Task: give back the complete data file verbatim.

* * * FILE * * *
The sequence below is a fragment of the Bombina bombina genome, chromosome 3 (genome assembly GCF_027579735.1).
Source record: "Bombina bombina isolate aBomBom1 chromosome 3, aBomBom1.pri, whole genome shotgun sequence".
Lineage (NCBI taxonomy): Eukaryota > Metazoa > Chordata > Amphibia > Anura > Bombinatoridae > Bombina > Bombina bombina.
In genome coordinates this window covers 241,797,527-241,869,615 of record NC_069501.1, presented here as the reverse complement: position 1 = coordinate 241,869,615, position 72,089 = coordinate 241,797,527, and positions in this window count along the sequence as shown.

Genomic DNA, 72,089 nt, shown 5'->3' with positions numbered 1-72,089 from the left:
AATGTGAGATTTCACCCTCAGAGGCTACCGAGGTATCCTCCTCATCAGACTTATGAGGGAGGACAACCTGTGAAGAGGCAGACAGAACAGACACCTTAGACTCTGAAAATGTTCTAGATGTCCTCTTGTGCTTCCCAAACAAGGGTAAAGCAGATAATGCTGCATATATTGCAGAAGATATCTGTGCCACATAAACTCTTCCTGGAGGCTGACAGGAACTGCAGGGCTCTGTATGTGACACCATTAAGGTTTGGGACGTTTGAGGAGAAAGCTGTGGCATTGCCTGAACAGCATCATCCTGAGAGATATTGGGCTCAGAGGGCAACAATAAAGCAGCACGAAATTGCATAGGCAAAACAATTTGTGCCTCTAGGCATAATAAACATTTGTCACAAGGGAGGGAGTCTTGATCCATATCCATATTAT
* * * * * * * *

The sequence below is a fragment of the Bombina bombina genome, chromosome 3 (genome assembly GCF_027579735.1).
Source record: "Bombina bombina isolate aBomBom1 chromosome 3, aBomBom1.pri, whole genome shotgun sequence".
Lineage (NCBI taxonomy): Eukaryota > Metazoa > Chordata > Amphibia > Anura > Bombinatoridae > Bombina > Bombina bombina.
In genome coordinates this window covers 241,797,527-241,869,615 of record NC_069501.1, presented here as the reverse complement: position 1 = coordinate 241,869,615, position 72,089 = coordinate 241,797,527, and positions in this window count along the sequence as shown.

Genomic DNA, 72,089 nt, shown 5'->3' with positions numbered 1-72,089 from the left:
AATGTGAGATTTCACCCTCAGAGGCTACCGAGGTATCCTCCTCATCAGACTTATGAGGGAGGACAACCTGTGAAGAGGCAGACAGAACAGACACCTTAGACTCTGAAAATGTTCTAGATGTCCTCTTGTGCTTCCCAAACAAGGGTAAAGCAGATAATGCTGCATATATTGCAGAAGATATCTGTGCCACATAAACTCTTCCTGGAGGCTGACAGGAACTGCAGGGCTCTGTATGTGACACCATTAAGGTTTGGGACGTTTGAGGAGAAAGCTGTGGCATTGCCTGAACAGCATCATCCTGAGAGATATTGGGCTCAGAGGGCAACAATAAAGCAGCACGAAATTGCATAGGCAAAACAATTTGTGCCTCTAGGCATAATAAACATTTGTCACAAGGGAGGGAGTCTTGATCCATATCCATATTAT